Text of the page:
How the new Indian welfare state fails in addressing core social, economic and political concerns
It seems what we are currently witnessing is a metamorphic, amalgamated evolution of the new-and old welfare state.
- Total Shares
In a nationwide address recently, PM Modi announced the extension of free ration support till November 2020 for around 800 million Indians, as part of his government’s PM Garib Kalyan Yojana. This announcement has been welcomed by many (and rightly so). In a crisis situation like now, large buffer stocks of wheat, rice and other food grains in government warehouses serve no use as reserves if they can’t be urgently utilised for distribution and ensure that not a single Indian starves.
A new reality
It is also interesting to observe how the utilised tools of state support being used now to ensure public provisioning of food security, health security, and livelihood generation (including jobs) are those that have oft been subject to critical scrutiny and political criticism. For example, the Public Distribution System (PDS) functioning in districts and states — responsible for delivery and distribution of food grains by state administrations — seems to be the principal mechanism by which the government is ensuring basic food supplies to the poor and those in distant rural networks. Similarly, Mahatma Gandhi National Rural Employment Guarantee Act (MGNREGA) also has seen an increased outlay announced from before-in an attempt to ensure more job-security to the rural population.
PDS seems to be the principal mechanism by which the government is ensuring basic food supplies to the poor and those in distant rural networks. (Photo: Reuters)
Still, each of these social security systems was criticised by the same party, the BJP, on charges of being ‘ineffective’; a ‘monument of Congress incompetence’; for promoting ‘moral hazard’ (an acute dependency amongst the poor on government support for aid), and leading to a higher fiscal footprint offering ‘little social or economic gains’. Ironically, these welfare tools measures are now key in ensuring immediate (social) support for the poor and the marginalised in a public health and economy crisis.
Moreover, it seems what we are currently witnessing is a metamorphic, amalgamated evolution of the new-and old welfare state. India is facing, what Daren Acemoglu and James Robinson in their 2012 book -Why Nations Fail called a critical juncture. There are three key trends being seen that may (re)define India’s new-and old welfare system in a post-pandemic world:
The first trend signals an apathy towards a perennial exacerbation of existing social and economic inequities, whether evaluated from aggregates of class, caste, gender, religion (or ethnicity). These inequities were entrenched in the nation for too long and are now worsening from the social and economic impact of a pandemic. Nothing seems to be done about these concerns.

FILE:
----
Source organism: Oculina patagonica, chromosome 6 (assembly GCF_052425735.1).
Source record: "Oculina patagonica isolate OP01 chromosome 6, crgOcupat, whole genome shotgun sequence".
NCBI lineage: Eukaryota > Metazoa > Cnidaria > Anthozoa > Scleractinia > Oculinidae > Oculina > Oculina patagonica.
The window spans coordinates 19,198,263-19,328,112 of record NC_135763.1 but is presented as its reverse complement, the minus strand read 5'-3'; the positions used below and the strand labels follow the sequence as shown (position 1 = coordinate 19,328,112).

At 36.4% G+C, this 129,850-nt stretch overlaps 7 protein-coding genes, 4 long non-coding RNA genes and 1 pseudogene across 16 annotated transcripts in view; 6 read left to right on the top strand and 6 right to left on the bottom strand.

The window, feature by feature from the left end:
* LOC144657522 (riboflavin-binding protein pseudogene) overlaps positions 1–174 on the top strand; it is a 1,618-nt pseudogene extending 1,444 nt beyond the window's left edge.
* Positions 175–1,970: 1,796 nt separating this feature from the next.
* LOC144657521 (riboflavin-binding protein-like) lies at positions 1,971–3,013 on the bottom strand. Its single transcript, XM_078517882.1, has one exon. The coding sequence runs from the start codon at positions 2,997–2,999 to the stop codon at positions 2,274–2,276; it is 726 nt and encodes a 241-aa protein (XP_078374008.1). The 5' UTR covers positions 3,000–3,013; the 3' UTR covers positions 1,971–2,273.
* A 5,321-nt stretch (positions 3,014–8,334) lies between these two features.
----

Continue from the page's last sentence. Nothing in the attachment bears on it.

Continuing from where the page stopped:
This likelihood resonates with the Marxian idea of a “tragic business as usual” scenario. And so, governments fail to use structural policy reforms to address social, political and economic concerns. For now, the government seems content in undertaking a laissez-faire approach-to let things be the way they are now. Its insistence on atmanirbharta (self-reliance) echoes this, by doing little for the people and expecting them to become reliant on their own.
The second trend- as part of a global phenomenon, is a rise in authoritarian state-control in most democratic nations with a resonance to “Chinese state-style like characteristics”. In India, this illiberal rise in authoritarianism and the transition towards a Hobbesian state (as envisaged in his Leviathan) was taking root before the pandemic struck, but it is now steadily consolidating its dominant position. Many democratic nations have willingly given more powers to ruling parties to respond to a large scale emergency-much like China- on issues of privacy, surveillance, or in safeguarding civic agency. In India, in context to the imposition of a curfew-style lockdown, one saw how less democratic decision-making may go hand-in-hand with a less effective, and more arbitrary executive control in many areas of our lives.
The third trend is an increasing dominance and global adoption of technology resulting in what Acemoglu (aptly) calls “digital serfdom”. Whether it is to do contact tracing or to track citizens for Covid-19 like symptoms in open spaces, greater adoption of tech-based surveillance and monitoring is (re)imagining a new state-citizen contract. Major corporations may be part of this age of “digital serfdom”.
A more worrying aspect of a less transparent state-private partnership was echoed earlier by Pratap Bhanu Mehta: “..the more curious aspect of the current wave of techno-nationalism is the association of private companies with a techno-nationalist imaginary. States have often aligned to promote the interests of national companies… In the new ‘techno-nationalist imagination’, the focus is on creating what people believe to be the carriers of national power in the form of large companies..”
With these emerging trends, the (new) Indian welfare state, may still have (old) distributive systems to guarantee increased health, food security, but that may do little in addressing core social, economic and political concerns, and may lead to a state that disregards civic-agency, public accountability and human rights.
(Courtesy of Mail Today)